Friday, March 2, 2012

Sunthesizing Genocides and Understanding Them

          It seems that whenever there has been mass murders of groups of people throughout history, all seem to follow the same patterns or steps. The core of why these genocides happen in the first place seems to be after years of disputes and tensions between two or multiple groups. The differences could be about nationality, religious beliefs, political stipulations, or social backgrounds. Genocides that have happened in Darfur, Serbia, China, and various other places around the world are strikingly similar to the underlying causes of the Holocaust during World War II. Like the Nazis, the governments who were in power post Holocaust genocides used strikingly similar methods and propaganda to build support for their causes. I think it's safe to say that humanity has not learned enough from the Holocaust to prevent future genocides or even stop them before it's too late.

Thursday, March 1, 2012

The Rwandan Genocide

          Despite the harsh lessons humanity has learned from the Holocaust, the world has remained an excessively dangerous place to live. The mass murder of an entire ethnic group has continued in various places such as Serbia, Darfur, Rwanda, and other chaotic nations. The catastrophe began in 1994 and revolved around the never ending strife between Rwanda's Hutu majority and Tutsi minority. Once the killings came to an end, 800,000 Rwandans had been killed in the span of 100 days.

          Years before the Rwandan genocide took place, tensions between the Hutus and Tutsi had been building up for decades. During Rwanda's time as a colony for Belgium,  the Belgians used identity cards to separate the different ethnic groups and considered the Tutsis superior over the Hutus. Under Belgium's colonization, the Tutsis were favored for better education, living standards, and more lucrative job opportunities. Rwanda's society would remain in this state until 1962 when Rwanda claimed its independence from Belgium and leaving a Tutsi minority ruling over the Hutu majority. With all the years of resentment and disdain towards the Tutsis built up, the Hutus immediately took power and blamed the Tutsi for all the misfortunes that would plague Rwanda in the years to follow. In a way, this situation is similar to the Nazis using the Jews as scapegoats for the Germany's humiliation and woes after World War I.

          The event that finally triggered the widespread of violence was assassination of former Rwandan president Habyarimana who was a Hutu. As always in Rwanada, the Tutsi were blamed for the incident. The current presdient of Rwanda, Paul Kagame, was blamed for the killing due to his previous involvement in the rebel Tutsi group known as the Rwandan Patriotic Front. Immediately after the assassination, much of the Hutu began to hunt down the Tutsi who they felt were responsible for the death of president Habyarimana. The Hutus in political power used the radio to broadcast anti-Tutsi propoganda and encouraged the Hutu majority to participate in genocide. Much like the Nazis, the Hutu run government used hatred and fear to manipulate the majority of Rwandans into serving their own agenda.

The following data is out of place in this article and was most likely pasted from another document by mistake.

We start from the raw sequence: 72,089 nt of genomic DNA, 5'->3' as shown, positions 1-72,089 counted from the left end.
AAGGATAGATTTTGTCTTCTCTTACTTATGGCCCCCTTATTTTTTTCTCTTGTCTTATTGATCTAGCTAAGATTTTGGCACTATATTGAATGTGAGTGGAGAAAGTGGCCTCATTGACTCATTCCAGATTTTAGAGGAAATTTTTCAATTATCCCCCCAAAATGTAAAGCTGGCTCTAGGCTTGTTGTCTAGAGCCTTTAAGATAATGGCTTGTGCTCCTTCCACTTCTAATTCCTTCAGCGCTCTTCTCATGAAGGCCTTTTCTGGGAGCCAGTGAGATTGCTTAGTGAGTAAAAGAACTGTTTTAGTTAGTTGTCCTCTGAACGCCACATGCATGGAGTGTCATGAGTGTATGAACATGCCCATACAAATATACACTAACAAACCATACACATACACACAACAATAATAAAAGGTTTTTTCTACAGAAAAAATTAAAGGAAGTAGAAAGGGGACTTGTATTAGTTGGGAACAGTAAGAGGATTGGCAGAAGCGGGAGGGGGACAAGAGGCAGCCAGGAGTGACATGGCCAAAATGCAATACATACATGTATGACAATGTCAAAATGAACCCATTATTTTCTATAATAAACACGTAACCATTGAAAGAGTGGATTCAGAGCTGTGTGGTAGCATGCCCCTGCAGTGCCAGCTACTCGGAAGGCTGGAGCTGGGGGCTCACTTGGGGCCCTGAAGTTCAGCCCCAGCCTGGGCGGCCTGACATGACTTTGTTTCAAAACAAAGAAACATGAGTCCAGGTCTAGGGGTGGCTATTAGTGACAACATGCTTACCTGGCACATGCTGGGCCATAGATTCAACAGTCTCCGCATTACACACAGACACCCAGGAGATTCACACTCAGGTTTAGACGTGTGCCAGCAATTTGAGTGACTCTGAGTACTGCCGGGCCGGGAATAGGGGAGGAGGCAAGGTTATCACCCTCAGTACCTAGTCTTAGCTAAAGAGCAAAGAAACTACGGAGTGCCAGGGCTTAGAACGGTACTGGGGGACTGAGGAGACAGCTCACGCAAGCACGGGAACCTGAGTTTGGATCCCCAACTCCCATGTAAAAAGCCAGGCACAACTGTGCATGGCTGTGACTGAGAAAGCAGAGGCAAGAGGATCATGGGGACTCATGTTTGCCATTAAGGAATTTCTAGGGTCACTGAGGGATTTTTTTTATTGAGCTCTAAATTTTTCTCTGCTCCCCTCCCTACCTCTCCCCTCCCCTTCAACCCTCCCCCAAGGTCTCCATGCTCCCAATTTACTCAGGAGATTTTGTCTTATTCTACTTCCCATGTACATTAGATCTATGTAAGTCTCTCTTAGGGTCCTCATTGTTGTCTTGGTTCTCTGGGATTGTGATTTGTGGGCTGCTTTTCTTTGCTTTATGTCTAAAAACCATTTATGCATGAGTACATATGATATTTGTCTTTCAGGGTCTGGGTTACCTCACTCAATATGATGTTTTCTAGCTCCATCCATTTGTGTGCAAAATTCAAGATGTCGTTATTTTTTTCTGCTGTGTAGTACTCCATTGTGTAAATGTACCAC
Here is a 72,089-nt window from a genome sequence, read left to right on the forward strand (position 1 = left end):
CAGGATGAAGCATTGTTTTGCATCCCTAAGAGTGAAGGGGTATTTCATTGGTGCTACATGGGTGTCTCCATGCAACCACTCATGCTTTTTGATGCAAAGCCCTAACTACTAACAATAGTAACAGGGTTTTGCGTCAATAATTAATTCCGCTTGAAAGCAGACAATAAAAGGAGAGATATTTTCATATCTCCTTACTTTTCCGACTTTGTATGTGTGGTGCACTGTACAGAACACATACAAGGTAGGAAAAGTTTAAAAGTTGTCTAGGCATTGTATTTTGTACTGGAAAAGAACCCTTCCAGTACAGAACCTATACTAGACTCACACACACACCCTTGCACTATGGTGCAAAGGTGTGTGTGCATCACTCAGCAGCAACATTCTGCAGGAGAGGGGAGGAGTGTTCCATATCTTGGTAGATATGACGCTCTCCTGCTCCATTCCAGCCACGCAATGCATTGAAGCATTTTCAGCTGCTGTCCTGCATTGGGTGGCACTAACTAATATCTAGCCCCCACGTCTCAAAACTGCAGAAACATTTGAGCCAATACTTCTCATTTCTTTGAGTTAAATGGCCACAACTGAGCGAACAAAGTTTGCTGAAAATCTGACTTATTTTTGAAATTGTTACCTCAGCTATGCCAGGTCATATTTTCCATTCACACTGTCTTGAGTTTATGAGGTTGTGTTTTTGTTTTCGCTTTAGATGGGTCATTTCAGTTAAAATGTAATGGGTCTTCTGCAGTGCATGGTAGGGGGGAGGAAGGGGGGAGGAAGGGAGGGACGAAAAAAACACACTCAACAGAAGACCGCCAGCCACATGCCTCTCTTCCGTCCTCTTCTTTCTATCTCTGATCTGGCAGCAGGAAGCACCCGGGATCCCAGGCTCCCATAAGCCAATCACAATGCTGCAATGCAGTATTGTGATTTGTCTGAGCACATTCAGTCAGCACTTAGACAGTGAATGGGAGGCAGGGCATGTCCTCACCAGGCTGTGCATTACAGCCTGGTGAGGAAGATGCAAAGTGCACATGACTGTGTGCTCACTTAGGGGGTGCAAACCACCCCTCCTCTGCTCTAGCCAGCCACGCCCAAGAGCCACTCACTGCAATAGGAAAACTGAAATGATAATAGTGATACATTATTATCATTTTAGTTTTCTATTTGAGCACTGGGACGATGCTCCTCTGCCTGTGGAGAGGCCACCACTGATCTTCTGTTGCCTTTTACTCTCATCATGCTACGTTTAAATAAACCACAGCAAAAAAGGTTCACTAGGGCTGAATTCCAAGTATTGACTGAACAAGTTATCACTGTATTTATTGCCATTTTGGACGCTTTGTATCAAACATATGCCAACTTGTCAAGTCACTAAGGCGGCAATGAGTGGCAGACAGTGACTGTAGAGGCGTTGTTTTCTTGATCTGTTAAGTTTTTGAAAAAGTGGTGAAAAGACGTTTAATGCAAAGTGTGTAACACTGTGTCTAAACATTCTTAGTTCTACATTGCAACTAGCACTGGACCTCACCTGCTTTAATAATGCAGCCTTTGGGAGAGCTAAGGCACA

During the genocide in Rwanda, the international community was completely aware of the slaughter, but failed to take action to end the bloodshed. The more powerful nations of the world refused to acknowledge that there was a genocide happening in Rwanda and stalled for weeks in fear of having to intervene. Even though footage of the carnage had been leaked all over the world, the major powers of the world still chose not to help the dwindling Tutsi.  Particularly, American politicians refused to even use the "g-word" and avoided any talks involving the genocide in Rwanda. This is strangely similar to how countries outside of Europe during World War II knew about the Nazis' extermination of the Jews, but chose not to help at first.

          In a few ways, the genocide in Rwanda is comparable to the Holocaust. Both genocides involved the extermination of minorities and political parties that used fear and propaganda to win the majority over to their agendas. At the same time, while 800,000 is a staggering number of victims, but not as atrocious as over six million victims. Regardless of the numbers, humanity has obviously not learned enough from the Holocaust to prevent the genocides that have happened after its legacy.